Politico-economic consequences of rising wage inequality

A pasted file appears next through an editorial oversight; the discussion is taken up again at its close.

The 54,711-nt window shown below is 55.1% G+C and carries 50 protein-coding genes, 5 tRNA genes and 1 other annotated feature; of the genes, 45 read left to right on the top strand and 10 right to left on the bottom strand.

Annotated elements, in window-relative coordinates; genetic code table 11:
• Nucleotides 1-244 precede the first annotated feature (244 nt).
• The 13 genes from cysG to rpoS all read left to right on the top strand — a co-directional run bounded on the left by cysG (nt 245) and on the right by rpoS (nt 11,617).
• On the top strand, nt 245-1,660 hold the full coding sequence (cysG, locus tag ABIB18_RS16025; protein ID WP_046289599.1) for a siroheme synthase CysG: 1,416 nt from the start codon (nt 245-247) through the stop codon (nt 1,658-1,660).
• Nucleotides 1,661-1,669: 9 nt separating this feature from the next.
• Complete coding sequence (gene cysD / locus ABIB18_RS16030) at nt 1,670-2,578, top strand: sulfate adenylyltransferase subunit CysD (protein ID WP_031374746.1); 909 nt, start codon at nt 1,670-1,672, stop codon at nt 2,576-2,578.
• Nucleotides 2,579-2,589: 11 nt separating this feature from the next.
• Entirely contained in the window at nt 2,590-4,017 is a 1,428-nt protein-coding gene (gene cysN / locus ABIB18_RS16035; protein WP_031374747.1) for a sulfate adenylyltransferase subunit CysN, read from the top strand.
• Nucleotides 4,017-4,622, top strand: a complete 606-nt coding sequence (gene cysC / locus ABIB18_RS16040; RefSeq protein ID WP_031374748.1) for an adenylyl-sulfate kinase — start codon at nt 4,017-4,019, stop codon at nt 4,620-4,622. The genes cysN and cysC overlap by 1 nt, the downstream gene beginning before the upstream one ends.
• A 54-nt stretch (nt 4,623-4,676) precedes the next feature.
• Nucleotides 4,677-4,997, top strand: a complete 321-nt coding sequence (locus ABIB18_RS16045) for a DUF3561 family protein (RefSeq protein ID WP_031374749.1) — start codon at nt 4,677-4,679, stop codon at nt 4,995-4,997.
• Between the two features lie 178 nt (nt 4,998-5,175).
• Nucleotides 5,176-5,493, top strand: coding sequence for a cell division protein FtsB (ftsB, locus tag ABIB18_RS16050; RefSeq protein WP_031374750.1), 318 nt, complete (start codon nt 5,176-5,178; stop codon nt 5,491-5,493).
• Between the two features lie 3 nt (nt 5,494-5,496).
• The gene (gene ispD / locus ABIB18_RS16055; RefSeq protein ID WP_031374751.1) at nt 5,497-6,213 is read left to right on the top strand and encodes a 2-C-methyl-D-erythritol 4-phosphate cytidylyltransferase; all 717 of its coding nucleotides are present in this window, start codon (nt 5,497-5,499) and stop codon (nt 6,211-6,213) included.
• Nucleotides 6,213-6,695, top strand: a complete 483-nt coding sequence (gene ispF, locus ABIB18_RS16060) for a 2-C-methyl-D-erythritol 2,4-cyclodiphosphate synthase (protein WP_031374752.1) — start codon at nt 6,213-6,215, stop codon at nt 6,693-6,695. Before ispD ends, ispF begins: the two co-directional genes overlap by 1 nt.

This paper uses a dynamic political economy model to evaluate whether the observed rise in wage inequality and decrease in median to mean wages can explain some portion of the relative increase in transfers to low earnings quintiles and relative increase in effective tax rates for high earnings quintiles in the U.S. over the past several decades. Specifically, we assume that households have uninsurable idiosyncratic labor efficiency shocks and consider policy choices by a median voter which are required to be consistent with a sequential equilibrium. We choose the transition matrix to match observed mobility in wages between 1978 and 1979 in the panel study of income dynamics (PSID) data set and then evaluate the response of social insurance policies to a new transition matrix that matches the observed mobility in wages between 1995 and 1996 and is consistent with the rise in wage inequality and the decrease in median to mean wages between 1979 and 1996. We deal with the problem that policy outcomes affect the evolution of the wealth distribution (and hence prices) by approximating the distribution by a small set of moments. We contrast these numbers with those from a sequential utilitarian mechanism, as well as mechanisms with commitment.
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